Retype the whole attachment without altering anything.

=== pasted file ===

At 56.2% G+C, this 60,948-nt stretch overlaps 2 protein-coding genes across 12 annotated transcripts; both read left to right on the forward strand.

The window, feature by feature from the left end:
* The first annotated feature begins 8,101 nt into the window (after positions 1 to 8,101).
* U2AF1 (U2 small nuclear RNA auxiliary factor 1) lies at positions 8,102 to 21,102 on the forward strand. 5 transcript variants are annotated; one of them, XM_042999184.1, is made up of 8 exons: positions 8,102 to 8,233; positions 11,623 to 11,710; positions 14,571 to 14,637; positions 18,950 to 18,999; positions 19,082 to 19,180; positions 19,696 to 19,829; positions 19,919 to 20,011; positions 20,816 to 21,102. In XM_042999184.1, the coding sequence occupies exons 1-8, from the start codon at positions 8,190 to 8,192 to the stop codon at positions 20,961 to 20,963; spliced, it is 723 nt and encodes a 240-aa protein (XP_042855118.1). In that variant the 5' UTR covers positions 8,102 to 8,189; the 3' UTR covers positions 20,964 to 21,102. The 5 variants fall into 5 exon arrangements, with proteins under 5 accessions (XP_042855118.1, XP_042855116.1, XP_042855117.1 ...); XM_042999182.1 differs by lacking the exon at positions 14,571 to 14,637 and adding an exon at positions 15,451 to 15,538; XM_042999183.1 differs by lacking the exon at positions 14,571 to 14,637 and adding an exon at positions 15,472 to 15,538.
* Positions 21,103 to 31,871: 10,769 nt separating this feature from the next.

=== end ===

At 56.2% G+C, this 60,948-nt stretch overlaps 2 protein-coding genes across 12 annotated transcripts; both read left to right on the forward strand.

The window, feature by feature from the left end:
* The first annotated feature begins 8,101 nt into the window (after positions 1 to 8,101).
* U2AF1 (U2 small nuclear RNA auxiliary factor 1) lies at positions 8,102 to 21,102 on the forward strand. 5 transcript variants are annotated; one of them, XM_042999184.1, is made up of 8 exons: positions 8,102 to 8,233; positions 11,623 to 11,710; positions 14,571 to 14,637; positions 18,950 to 18,999; positions 19,082 to 19,180; positions 19,696 to 19,829; positions 19,919 to 20,011; positions 20,816 to 21,102. In XM_042999184.1, the coding sequence occupies exons 1-8, from the start codon at positions 8,190 to 8,192 to the stop codon at positions 20,961 to 20,963; spliced, it is 723 nt and encodes a 240-aa protein (XP_042855118.1). In that variant the 5' UTR covers positions 8,102 to 8,189; the 3' UTR covers positions 20,964 to 21,102. The 5 variants fall into 5 exon arrangements, with proteins under 5 accessions (XP_042855118.1, XP_042855116.1, XP_042855117.1 ...); XM_042999182.1 differs by lacking the exon at positions 14,571 to 14,637 and adding an exon at positions 15,451 to 15,538; XM_042999183.1 differs by lacking the exon at positions 14,571 to 14,637 and adding an exon at positions 15,472 to 15,538.
* Positions 21,103 to 31,871: 10,769 nt separating this feature from the next.